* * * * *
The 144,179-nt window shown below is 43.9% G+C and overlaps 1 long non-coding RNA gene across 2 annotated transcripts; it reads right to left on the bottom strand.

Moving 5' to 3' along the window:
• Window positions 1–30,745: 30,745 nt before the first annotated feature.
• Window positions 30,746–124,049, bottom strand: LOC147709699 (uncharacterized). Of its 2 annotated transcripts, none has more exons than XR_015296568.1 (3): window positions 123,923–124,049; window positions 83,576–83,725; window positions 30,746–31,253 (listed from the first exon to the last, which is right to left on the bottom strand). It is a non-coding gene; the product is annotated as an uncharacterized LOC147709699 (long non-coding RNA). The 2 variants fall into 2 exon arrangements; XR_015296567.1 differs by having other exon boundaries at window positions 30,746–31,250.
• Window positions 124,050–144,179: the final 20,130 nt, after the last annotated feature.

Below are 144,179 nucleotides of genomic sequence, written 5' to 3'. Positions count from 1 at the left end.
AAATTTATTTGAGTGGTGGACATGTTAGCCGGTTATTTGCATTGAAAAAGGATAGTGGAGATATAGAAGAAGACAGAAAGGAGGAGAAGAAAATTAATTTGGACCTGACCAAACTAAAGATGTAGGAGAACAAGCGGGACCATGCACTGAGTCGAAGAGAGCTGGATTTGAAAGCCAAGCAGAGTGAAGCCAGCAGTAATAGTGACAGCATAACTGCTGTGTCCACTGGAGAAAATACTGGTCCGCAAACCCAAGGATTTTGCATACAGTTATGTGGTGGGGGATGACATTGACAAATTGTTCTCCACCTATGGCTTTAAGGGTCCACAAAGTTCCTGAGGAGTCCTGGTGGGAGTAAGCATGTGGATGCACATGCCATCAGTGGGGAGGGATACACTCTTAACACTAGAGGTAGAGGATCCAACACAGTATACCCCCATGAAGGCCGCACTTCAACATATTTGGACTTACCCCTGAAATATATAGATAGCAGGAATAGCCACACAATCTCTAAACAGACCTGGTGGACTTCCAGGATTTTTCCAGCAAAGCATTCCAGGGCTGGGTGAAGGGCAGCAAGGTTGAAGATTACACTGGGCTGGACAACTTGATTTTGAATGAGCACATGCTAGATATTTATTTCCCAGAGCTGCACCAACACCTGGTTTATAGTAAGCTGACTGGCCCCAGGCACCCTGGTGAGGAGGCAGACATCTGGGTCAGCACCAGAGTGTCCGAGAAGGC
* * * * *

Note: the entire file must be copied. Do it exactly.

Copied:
The 144,179-nt window shown below is 43.9% G+C and overlaps 1 long non-coding RNA gene across 2 annotated transcripts; it reads right to left on the bottom strand.

Moving 5' to 3' along the window:
• Window positions 1–30,745: 30,745 nt before the first annotated feature.
• Window positions 30,746–124,049, bottom strand: LOC147709699 (uncharacterized). Of its 2 annotated transcripts, none has more exons than XR_015296568.1 (3): window positions 123,923–124,049; window positions 83,576–83,725; window positions 30,746–31,253 (listed from the first exon to the last, which is right to left on the bottom strand). It is a non-coding gene; the product is annotated as an uncharacterized LOC147709699 (long non-coding RNA). The 2 variants fall into 2 exon arrangements; XR_015296567.1 differs by having other exon boundaries at window positions 30,746–31,250.
• Window positions 124,050–144,179: the final 20,130 nt, after the last annotated feature.

Below are 144,179 nucleotides of genomic sequence, written 5' to 3'. Positions count from 1 at the left end.
AAATTTATTTGAGTGGTGGACATGTTAGCCGGTTATTTGCATTGAAAAAGGATAGTGGAGATATAGAAGAAGACAGAAAGGAGGAGAAGAAAATTAATTTGGACCTGACCAAACTAAAGATGTAGGAGAACAAGCGGGACCATGCACTGAGTCGAAGAGAGCTGGATTTGAAAGCCAAGCAGAGTGAAGCCAGCAGTAATAGTGACAGCATAACTGCTGTGTCCACTGGAGAAAATACTGGTCCGCAAACCCAAGGATTTTGCATACAGTTATGTGGTGGGGGATGACATTGACAAATTGTTCTCCACCTATGGCTTTAAGGGTCCACAAAGTTCCTGAGGAGTCCTGGTGGGAGTAAGCATGTGGATGCACATGCCATCAGTGGGGAGGGATACACTCTTAACACTAGAGGTAGAGGATCCAACACAGTATACCCCCATGAAGGCCGCACTTCAACATATTTGGACTTACCCCTGAAATATATAGATAGCAGGAATAGCCACACAATCTCTAAACAGACCTGGTGGACTTCCAGGATTTTTCCAGCAAAGCATTCCAGGGCTGGGTGAAGGGCAGCAAGGTTGAAGATTACACTGGGCTGGACAACTTGATTTTGAATGAGCACATGCTAGATATTTATTTCCCAGAGCTGCACCAACACCTGGTTTATAGTAAGCTGACTGGCCCCAGGCACCCTGGTGAGGAGGCAGACATCTGGGTCAGCACCAGAGTGTCCGAGAAGGC